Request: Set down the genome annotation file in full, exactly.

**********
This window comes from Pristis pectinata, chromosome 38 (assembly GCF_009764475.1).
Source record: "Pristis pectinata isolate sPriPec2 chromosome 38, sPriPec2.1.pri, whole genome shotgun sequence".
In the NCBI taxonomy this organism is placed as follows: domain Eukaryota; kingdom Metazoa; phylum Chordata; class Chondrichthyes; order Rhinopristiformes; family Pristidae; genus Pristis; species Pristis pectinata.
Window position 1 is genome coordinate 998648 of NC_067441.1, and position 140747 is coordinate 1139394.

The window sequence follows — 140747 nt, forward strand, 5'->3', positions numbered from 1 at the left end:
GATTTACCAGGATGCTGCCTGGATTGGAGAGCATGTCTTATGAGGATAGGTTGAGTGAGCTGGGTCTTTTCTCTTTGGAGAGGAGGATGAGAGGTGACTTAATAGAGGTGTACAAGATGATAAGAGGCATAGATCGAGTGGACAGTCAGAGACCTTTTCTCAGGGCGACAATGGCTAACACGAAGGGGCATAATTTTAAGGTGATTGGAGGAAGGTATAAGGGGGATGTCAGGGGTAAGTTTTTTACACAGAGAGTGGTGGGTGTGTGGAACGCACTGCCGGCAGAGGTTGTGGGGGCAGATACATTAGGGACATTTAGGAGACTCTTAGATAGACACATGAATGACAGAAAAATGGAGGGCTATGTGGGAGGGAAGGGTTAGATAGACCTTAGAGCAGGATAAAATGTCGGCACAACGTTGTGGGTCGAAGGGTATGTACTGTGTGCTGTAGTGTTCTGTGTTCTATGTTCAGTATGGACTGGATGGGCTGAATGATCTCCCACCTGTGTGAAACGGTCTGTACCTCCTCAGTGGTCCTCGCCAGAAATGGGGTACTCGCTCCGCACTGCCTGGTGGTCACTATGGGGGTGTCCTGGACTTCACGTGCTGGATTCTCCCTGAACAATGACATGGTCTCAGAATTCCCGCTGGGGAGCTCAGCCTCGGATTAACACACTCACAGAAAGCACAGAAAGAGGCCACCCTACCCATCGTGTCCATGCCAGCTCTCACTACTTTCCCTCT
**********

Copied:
This window comes from Pristis pectinata, chromosome 38 (assembly GCF_009764475.1).
Source record: "Pristis pectinata isolate sPriPec2 chromosome 38, sPriPec2.1.pri, whole genome shotgun sequence".
In the NCBI taxonomy this organism is placed as follows: domain Eukaryota; kingdom Metazoa; phylum Chordata; class Chondrichthyes; order Rhinopristiformes; family Pristidae; genus Pristis; species Pristis pectinata.
Window position 1 is genome coordinate 998648 of NC_067441.1, and position 140747 is coordinate 1139394.

The window sequence follows — 140747 nt, forward strand, 5'->3', positions numbered from 1 at the left end:
GATTTACCAGGATGCTGCCTGGATTGGAGAGCATGTCTTATGAGGATAGGTTGAGTGAGCTGGGTCTTTTCTCTTTGGAGAGGAGGATGAGAGGTGACTTAATAGAGGTGTACAAGATGATAAGAGGCATAGATCGAGTGGACAGTCAGAGACCTTTTCTCAGGGCGACAATGGCTAACACGAAGGGGCATAATTTTAAGGTGATTGGAGGAAGGTATAAGGGGGATGTCAGGGGTAAGTTTTTTACACAGAGAGTGGTGGGTGTGTGGAACGCACTGCCGGCAGAGGTTGTGGGGGCAGATACATTAGGGACATTTAGGAGACTCTTAGATAGACACATGAATGACAGAAAAATGGAGGGCTATGTGGGAGGGAAGGGTTAGATAGACCTTAGAGCAGGATAAAATGTCGGCACAACGTTGTGGGTCGAAGGGTATGTACTGTGTGCTGTAGTGTTCTGTGTTCTATGTTCAGTATGGACTGGATGGGCTGAATGATCTCCCACCTGTGTGAAACGGTCTGTACCTCCTCAGTGGTCCTCGCCAGAAATGGGGTACTCGCTCCGCACTGCCTGGTGGTCACTATGGGGGTGTCCTGGACTTCACGTGCTGGATTCTCCCTGAACAATGACATGGTCTCAGAATTCCCGCTGGGGAGCTCAGCCTCGGATTAACACACTCACAGAAAGCACAGAAAGAGGCCACCCTACCCATCGTGTCCATGCCAGCTCTCACTACTTTCCCTCT